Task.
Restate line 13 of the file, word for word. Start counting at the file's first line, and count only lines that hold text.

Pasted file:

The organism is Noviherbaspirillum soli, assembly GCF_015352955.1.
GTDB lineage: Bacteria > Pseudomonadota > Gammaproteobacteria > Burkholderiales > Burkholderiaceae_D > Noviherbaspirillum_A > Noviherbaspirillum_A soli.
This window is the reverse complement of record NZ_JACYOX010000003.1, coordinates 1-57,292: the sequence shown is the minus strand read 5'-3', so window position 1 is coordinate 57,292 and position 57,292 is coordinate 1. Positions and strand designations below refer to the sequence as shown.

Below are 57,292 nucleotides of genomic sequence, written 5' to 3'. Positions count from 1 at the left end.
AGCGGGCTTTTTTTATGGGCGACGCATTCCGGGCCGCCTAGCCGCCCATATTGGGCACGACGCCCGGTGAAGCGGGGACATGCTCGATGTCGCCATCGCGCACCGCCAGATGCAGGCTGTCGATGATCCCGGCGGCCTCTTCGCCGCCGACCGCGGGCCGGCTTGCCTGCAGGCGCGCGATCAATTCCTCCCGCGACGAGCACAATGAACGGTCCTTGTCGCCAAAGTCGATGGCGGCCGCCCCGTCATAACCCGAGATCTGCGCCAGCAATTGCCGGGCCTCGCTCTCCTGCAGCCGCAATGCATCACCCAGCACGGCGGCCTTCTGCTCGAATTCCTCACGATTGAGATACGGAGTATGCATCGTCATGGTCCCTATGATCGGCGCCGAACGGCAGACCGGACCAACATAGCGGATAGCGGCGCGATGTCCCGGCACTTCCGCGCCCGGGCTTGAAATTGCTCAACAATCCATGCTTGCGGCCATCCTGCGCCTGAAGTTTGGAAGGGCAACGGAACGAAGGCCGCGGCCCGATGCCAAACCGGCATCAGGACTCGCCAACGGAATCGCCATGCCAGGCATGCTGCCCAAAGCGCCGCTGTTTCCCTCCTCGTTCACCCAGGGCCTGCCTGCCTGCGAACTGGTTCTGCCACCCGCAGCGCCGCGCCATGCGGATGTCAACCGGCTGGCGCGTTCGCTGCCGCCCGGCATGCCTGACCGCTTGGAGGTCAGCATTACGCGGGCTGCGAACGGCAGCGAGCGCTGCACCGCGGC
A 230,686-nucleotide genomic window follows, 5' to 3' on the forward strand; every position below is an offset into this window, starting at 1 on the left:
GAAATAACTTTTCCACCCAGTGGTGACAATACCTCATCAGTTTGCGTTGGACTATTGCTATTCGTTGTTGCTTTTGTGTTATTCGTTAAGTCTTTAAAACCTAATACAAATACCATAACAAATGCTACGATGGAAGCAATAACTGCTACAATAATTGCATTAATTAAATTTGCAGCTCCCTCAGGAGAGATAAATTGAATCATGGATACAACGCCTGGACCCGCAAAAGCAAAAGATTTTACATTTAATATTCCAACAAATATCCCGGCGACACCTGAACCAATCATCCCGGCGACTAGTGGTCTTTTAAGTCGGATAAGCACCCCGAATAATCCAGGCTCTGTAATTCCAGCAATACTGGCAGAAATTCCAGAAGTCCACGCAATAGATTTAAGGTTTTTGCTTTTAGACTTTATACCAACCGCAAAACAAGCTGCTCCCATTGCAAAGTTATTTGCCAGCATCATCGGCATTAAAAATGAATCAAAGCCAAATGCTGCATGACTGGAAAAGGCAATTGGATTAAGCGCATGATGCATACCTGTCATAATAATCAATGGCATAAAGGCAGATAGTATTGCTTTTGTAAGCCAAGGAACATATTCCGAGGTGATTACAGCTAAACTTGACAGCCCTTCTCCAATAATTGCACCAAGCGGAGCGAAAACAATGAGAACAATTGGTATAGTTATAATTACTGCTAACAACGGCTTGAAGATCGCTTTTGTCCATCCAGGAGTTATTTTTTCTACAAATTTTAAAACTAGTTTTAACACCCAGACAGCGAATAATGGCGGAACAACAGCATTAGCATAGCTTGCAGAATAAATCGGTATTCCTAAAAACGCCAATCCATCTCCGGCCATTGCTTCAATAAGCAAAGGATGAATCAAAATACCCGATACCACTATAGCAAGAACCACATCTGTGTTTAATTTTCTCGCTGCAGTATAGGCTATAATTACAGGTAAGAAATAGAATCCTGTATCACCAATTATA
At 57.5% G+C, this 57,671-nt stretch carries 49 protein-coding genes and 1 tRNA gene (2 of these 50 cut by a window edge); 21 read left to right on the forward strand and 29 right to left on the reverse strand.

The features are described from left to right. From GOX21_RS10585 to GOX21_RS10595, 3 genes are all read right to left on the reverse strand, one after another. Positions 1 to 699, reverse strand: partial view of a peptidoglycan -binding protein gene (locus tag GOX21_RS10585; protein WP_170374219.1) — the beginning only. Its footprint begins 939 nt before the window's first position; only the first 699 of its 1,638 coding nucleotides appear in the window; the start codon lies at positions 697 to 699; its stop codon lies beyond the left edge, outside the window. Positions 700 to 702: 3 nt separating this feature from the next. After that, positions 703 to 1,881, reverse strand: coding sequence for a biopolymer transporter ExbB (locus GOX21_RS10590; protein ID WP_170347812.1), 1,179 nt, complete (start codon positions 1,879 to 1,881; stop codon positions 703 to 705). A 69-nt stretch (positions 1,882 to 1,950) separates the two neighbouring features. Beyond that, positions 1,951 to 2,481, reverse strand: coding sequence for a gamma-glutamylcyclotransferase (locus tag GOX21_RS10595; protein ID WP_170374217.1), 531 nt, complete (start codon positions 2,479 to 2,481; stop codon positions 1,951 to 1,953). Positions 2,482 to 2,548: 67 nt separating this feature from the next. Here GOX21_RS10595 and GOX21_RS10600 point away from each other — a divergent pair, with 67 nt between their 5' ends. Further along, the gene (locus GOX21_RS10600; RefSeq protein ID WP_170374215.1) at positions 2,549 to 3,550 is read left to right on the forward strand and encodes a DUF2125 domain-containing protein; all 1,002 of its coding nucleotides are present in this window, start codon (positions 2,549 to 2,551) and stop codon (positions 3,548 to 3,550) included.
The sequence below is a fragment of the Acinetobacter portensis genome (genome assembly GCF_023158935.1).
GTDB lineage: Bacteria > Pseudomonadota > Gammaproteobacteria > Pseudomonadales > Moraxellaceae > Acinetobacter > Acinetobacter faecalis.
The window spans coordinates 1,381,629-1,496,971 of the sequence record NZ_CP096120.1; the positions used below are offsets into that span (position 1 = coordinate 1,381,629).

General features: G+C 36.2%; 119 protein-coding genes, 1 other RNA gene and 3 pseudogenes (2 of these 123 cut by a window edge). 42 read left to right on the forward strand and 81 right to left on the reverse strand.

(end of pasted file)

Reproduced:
General features: G+C 36.2%; 119 protein-coding genes, 1 other RNA gene and 3 pseudogenes (2 of these 123 cut by a window edge). 42 read left to right on the forward strand and 81 right to left on the reverse strand.